|Maschinenbau und Verfahrenstechnik||725|
|Bergbau- und Hüttenwesen||29|
|Architektur und Bauwesen||56|
THz technology which covers the frequency range between 100 GHz and a few THz is placed between optical technology and a high speed electronics. To date, the best method of generation and detection of the THz waves combines both microwave and optical techniques. Ultrashort optical pulses from a femtosecond laser are used to excite short but broad-band transient currents in the photoconductive micro-strip antenna. Within the last two decades, THz technology has experienced tremendous development. Currently a state of the art THz spectrometer based on an ultrafast Ti:Sapphire laser is already well developed and is a commercially available product. But still, due to the high cost of the THz system there are only a few real commercial applications of THz waves. Therefore, alternatives to the most expensive component of the spectrometer, the Ti:Sapphire laser, are needed. Passive components, which are necessary to establish a mature technology are also missing. Switchable mirrors, modulators, filters and switches are essential for the future THz communication and still need to be developed.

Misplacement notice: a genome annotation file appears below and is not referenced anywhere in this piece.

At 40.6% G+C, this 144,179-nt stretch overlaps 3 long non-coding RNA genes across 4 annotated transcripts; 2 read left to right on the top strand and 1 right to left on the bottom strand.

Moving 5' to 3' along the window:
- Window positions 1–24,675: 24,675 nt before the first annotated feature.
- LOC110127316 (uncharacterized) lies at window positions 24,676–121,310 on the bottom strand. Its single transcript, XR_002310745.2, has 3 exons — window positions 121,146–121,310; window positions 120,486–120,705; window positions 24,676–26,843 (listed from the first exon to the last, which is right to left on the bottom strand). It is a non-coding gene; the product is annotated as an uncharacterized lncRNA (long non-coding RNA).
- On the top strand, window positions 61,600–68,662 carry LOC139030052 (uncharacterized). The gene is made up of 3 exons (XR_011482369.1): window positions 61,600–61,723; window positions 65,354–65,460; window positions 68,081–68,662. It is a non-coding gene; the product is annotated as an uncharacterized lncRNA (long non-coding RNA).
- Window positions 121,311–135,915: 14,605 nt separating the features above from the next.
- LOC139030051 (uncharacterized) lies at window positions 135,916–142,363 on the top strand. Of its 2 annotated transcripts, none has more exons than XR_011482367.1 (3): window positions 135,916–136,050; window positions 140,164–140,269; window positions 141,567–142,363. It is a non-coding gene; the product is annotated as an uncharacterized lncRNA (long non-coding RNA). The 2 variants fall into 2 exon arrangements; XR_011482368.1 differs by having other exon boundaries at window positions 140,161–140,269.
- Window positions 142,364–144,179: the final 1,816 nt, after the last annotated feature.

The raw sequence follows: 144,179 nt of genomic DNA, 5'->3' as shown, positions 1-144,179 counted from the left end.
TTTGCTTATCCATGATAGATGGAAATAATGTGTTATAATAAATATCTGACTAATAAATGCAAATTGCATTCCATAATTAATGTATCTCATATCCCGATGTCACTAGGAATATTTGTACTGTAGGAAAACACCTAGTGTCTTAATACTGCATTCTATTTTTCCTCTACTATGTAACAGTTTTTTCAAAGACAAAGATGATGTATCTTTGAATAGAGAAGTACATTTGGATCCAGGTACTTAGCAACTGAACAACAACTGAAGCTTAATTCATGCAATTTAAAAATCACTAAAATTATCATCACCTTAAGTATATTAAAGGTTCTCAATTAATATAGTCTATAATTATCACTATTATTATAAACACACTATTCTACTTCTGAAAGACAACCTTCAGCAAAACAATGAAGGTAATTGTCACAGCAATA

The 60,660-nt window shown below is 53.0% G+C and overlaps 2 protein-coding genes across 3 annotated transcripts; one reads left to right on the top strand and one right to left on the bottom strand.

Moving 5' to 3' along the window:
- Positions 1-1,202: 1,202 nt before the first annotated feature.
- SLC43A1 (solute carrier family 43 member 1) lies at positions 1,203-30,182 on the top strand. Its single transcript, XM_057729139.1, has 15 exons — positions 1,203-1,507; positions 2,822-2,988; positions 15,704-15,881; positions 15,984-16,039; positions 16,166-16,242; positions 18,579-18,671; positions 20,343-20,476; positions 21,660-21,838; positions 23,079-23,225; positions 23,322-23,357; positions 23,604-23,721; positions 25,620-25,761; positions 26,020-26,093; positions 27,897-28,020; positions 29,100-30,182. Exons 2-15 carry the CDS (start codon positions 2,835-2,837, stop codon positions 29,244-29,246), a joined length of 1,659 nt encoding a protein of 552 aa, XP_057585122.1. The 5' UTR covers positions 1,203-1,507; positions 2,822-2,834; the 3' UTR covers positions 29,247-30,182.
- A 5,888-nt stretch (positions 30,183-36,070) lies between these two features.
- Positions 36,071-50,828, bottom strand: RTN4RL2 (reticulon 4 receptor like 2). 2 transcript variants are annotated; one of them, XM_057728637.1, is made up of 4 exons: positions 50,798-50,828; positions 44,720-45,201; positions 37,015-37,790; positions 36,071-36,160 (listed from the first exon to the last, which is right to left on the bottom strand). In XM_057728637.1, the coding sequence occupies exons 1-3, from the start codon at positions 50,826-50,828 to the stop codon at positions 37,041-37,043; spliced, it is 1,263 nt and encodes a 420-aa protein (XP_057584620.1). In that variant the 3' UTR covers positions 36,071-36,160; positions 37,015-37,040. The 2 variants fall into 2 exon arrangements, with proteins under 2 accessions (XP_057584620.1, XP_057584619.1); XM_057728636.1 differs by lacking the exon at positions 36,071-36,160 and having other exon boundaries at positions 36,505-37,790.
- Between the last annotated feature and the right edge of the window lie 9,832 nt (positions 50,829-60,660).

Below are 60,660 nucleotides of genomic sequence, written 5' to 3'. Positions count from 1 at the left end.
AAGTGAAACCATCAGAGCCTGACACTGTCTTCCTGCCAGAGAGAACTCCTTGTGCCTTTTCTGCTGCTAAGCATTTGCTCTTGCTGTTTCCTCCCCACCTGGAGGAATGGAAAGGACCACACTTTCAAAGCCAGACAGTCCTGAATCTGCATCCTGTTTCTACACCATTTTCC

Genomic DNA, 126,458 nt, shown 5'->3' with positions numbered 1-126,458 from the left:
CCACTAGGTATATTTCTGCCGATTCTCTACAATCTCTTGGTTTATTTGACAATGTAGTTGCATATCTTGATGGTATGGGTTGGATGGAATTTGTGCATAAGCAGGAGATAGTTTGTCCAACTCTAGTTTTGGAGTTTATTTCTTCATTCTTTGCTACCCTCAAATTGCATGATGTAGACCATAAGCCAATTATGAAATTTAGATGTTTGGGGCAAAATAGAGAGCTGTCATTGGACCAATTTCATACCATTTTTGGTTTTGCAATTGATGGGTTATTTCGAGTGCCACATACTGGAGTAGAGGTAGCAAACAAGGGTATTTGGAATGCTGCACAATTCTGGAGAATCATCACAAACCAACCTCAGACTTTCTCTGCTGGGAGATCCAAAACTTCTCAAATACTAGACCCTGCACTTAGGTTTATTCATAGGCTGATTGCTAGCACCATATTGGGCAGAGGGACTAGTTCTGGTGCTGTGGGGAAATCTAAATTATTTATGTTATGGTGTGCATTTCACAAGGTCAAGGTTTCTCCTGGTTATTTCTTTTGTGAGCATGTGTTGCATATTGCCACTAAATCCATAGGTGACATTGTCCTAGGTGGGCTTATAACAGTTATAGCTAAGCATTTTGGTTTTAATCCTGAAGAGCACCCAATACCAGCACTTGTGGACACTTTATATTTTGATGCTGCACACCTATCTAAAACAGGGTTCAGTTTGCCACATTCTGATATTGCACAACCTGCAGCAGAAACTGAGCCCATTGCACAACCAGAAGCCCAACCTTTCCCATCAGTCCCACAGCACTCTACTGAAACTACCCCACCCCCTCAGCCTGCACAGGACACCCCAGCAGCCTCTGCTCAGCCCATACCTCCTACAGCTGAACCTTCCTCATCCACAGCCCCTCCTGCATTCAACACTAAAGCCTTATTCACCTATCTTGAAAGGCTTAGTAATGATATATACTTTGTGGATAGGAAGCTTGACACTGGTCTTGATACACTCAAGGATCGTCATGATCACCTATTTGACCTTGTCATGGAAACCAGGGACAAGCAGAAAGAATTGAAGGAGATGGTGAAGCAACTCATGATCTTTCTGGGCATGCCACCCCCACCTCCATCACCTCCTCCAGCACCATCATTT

In this Thesis a novel concept of a switchable narrow-band THz reflector is presented. The development process included a number of tasks ranging from improvement of existing THz spectrometers, introduction of novel algorithms for THz spectroscopy, exploration of new material systems to the design and practical implementation of the switchable mirrors. All these tasks that often had to be performed in parallel are described in the following chapters. Chapter 2 describes the state-of-the-art THz spectrometers based on the Ti:sapphire fs laser. This pulsed and broad-band THz sectrometer is a very convenient tool for material characterisation, but other examples of its applications are here also discussed. The pioneering contribution to the THz technology presented in this Chapter is the introduction of novel THz spectrometers based on less expensive and more stable pulsed lasers lasing at 1550 nm and 1060 nm which are the telecommunication standard and industry standard, respectively. Communication using electromagnetic waves is usually carried out using narrow-band continuous wave radiation rather than pulsed and broad-band waves. Therefore in Chapter 3 an alternative method for the generation and detection of continuous wave THz radiation based on the photomixing phenomenon is described. Typically, such cw spectrometers radiating a single frequency offer a much higher resolution than pulsed systems and a more accurate tool for the characterisation of the THz devices dedicated for telecommunication systems. Unfortunately, the photomixing phenomenon is less efficient and such systems require impractical bolometeric detectors or very sensitive antennas with interdigitated structures. Due to the fragility of these highly efficient antennas, there is no commercially available cw THz system so far. Here, the world first all room-temperature cw THz spectrometer based on cheap and robust antennas without any fragile structures is developed. Prior to the design and practical implementation of novel THz devices an accurate material characterisation has to be performed. In Chapter 4 novel and the most accurate data processing algorithms for pulsed spectroscopy of single and multi-layer structures is presented. Chapte 5 is concentrated on the characterisation of different liquid crystal types from one rod-like family in the THz range. This very interesting material is commonly used in the optical range, but in the far infrared its properties are poorly explored. Finally, an ultimate goal of this Thesis is presented in Chapter 6, which is a novel concept for switchable THz reflectors based on one of the investigated liquid crystals.